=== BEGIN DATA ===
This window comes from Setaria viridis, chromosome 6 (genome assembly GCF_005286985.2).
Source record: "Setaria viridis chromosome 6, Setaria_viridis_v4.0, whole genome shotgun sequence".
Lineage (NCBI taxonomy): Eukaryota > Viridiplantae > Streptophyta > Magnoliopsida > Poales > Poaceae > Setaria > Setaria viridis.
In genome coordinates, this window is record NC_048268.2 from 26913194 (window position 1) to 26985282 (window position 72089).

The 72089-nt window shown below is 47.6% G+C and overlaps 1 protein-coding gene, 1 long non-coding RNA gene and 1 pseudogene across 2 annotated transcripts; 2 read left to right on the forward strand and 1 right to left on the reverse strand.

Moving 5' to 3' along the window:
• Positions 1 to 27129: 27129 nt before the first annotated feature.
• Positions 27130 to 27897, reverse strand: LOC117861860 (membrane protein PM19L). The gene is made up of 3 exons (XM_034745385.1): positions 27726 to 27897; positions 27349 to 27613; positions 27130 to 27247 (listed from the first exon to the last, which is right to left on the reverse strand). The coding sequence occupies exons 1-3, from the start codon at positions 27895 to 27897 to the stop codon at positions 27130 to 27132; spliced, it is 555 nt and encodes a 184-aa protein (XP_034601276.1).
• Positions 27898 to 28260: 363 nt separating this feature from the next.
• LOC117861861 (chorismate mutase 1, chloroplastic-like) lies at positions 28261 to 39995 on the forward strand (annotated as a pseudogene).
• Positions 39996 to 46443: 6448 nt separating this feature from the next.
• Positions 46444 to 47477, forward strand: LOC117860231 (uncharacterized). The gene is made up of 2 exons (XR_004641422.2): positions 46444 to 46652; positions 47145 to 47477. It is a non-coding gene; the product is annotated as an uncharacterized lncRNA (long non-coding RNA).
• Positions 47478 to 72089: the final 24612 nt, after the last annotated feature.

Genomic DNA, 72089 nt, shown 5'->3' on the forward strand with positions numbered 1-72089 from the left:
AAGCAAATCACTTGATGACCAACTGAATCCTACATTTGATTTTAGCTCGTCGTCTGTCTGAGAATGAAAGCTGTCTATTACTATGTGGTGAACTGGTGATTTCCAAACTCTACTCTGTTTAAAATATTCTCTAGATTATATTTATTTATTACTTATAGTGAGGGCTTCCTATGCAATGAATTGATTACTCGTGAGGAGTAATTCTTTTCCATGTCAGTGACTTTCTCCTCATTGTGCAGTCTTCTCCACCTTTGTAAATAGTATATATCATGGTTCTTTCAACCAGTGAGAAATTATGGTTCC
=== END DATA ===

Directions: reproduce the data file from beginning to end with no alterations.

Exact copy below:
This window comes from Setaria viridis, chromosome 6 (genome assembly GCF_005286985.2).
Source record: "Setaria viridis chromosome 6, Setaria_viridis_v4.0, whole genome shotgun sequence".
Lineage (NCBI taxonomy): Eukaryota > Viridiplantae > Streptophyta > Magnoliopsida > Poales > Poaceae > Setaria > Setaria viridis.
In genome coordinates, this window is record NC_048268.2 from 26913194 (window position 1) to 26985282 (window position 72089).

The 72089-nt window shown below is 47.6% G+C and overlaps 1 protein-coding gene, 1 long non-coding RNA gene and 1 pseudogene across 2 annotated transcripts; 2 read left to right on the forward strand and 1 right to left on the reverse strand.

Moving 5' to 3' along the window:
• Positions 1 to 27129: 27129 nt before the first annotated feature.
• Positions 27130 to 27897, reverse strand: LOC117861860 (membrane protein PM19L). The gene is made up of 3 exons (XM_034745385.1): positions 27726 to 27897; positions 27349 to 27613; positions 27130 to 27247 (listed from the first exon to the last, which is right to left on the reverse strand). The coding sequence occupies exons 1-3, from the start codon at positions 27895 to 27897 to the stop codon at positions 27130 to 27132; spliced, it is 555 nt and encodes a 184-aa protein (XP_034601276.1).
• Positions 27898 to 28260: 363 nt separating this feature from the next.
• LOC117861861 (chorismate mutase 1, chloroplastic-like) lies at positions 28261 to 39995 on the forward strand (annotated as a pseudogene).
• Positions 39996 to 46443: 6448 nt separating this feature from the next.
• Positions 46444 to 47477, forward strand: LOC117860231 (uncharacterized). The gene is made up of 2 exons (XR_004641422.2): positions 46444 to 46652; positions 47145 to 47477. It is a non-coding gene; the product is annotated as an uncharacterized lncRNA (long non-coding RNA).
• Positions 47478 to 72089: the final 24612 nt, after the last annotated feature.

Genomic DNA, 72089 nt, shown 5'->3' on the forward strand with positions numbered 1-72089 from the left:
AAGCAAATCACTTGATGACCAACTGAATCCTACATTTGATTTTAGCTCGTCGTCTGTCTGAGAATGAAAGCTGTCTATTACTATGTGGTGAACTGGTGATTTCCAAACTCTACTCTGTTTAAAATATTCTCTAGATTATATTTATTTATTACTTATAGTGAGGGCTTCCTATGCAATGAATTGATTACTCGTGAGGAGTAATTCTTTTCCATGTCAGTGACTTTCTCCTCATTGTGCAGTCTTCTCCACCTTTGTAAATAGTATATATCATGGTTCTTTCAACCAGTGAGAAATTATGGTTCC